Five years have passed since Narendra Modi's, Bharatiya Janata Party state government unleashed an ethnic genocide/pogrom against the Muslims in Gujarat. This thesis explores communal violence between Hindus and Muslims in Gujarat, uncovering its history and impact on inter-communal relations, as well as approaches to prevention. The causes of communal violence are assessed by examining conflict theory, communalism, and communal violence in India through testimonies and interviews of victims/survivors of communal violence. The state government's institutionalization of communalism and communalization as a process, as well as their impact on society are analyzed exposing and outlining communalist tactics in an effort to understand its advocates' strategic successes. Resistance to the communalization process is also examined through interviews with members of the anti-communalization movement and a discussion of their respective programs and activities in order to determine the latter's type and level of impact on the occurrence of communal violence. Recommendations on approaches to preventing communal violence include: (1) initiating a process through which justice and reconciliation can be sought by and for victims/survivors and perpetrators, (2) resisting further communalization and polarization of society, (3) implementing mechanisms of early warning and detection of genocide,1 and (4) promoting a culture of social justice, human rights, and equality of all citizens. The lessons learned through the case of Gujarat are important for assessing other conflicts of deeply divided societies by highlighting the integral role of the state, as well as individuals or movements who have vested interests or benefit directly from conflict as units of analysis. Thus, this study calls on scholars of peace and conflict resolution to incorporate a particular lens or paradigm into their methodology by asking: Who is benefiting from this conflict? How can conflicts become less profitable?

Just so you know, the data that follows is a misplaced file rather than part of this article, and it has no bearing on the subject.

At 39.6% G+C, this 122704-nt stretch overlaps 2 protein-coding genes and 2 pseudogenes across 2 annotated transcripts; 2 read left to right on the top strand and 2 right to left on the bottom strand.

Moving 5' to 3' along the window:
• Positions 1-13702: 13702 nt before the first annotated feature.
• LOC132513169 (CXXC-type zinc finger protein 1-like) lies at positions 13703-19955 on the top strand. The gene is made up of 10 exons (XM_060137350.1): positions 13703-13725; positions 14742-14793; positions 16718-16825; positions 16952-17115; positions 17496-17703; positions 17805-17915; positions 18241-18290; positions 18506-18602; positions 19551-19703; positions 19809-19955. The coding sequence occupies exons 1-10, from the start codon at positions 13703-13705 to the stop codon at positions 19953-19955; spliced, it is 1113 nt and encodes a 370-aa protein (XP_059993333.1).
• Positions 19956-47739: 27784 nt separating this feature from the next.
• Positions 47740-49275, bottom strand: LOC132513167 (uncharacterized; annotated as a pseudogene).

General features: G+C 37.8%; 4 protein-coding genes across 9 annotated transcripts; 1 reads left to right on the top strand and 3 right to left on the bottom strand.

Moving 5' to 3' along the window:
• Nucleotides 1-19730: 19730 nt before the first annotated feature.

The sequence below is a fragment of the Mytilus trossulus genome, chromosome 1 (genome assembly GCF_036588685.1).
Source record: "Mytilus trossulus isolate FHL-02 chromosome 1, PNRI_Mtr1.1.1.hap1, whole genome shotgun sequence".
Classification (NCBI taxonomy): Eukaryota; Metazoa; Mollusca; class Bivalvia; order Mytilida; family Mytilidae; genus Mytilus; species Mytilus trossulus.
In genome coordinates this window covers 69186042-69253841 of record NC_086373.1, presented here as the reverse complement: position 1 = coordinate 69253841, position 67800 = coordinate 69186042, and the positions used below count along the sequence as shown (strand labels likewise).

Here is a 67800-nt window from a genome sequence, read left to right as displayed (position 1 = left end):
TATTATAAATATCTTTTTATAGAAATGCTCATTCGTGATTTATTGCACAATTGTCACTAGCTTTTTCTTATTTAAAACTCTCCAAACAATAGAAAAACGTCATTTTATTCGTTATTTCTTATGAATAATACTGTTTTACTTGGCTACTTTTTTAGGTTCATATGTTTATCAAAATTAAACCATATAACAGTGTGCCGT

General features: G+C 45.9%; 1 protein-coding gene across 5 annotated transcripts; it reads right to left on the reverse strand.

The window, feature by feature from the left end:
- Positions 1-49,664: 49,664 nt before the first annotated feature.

1For the purposes of this paper the terms genocide, massacre, pogrom, and carnage will be used interchangeably to refer to the genocide that took place in Gujarat in 2002. In Chapter 3 Theoretical Approaches to Inter-Communal Conflict, the case for how the violence that took place in Gujarat, in 2002, was genocide according to international legal definitions of genocide.
|Advisor:||Mertus, Julie, Abu-Nimer, Mohammed|
|School Location:||United States -- District of Columbia|
|Source:||MAI 46/05M, Masters Abstracts International|
|Subjects:||History, International law, International relations, Minority & ethnic groups, Sociology|
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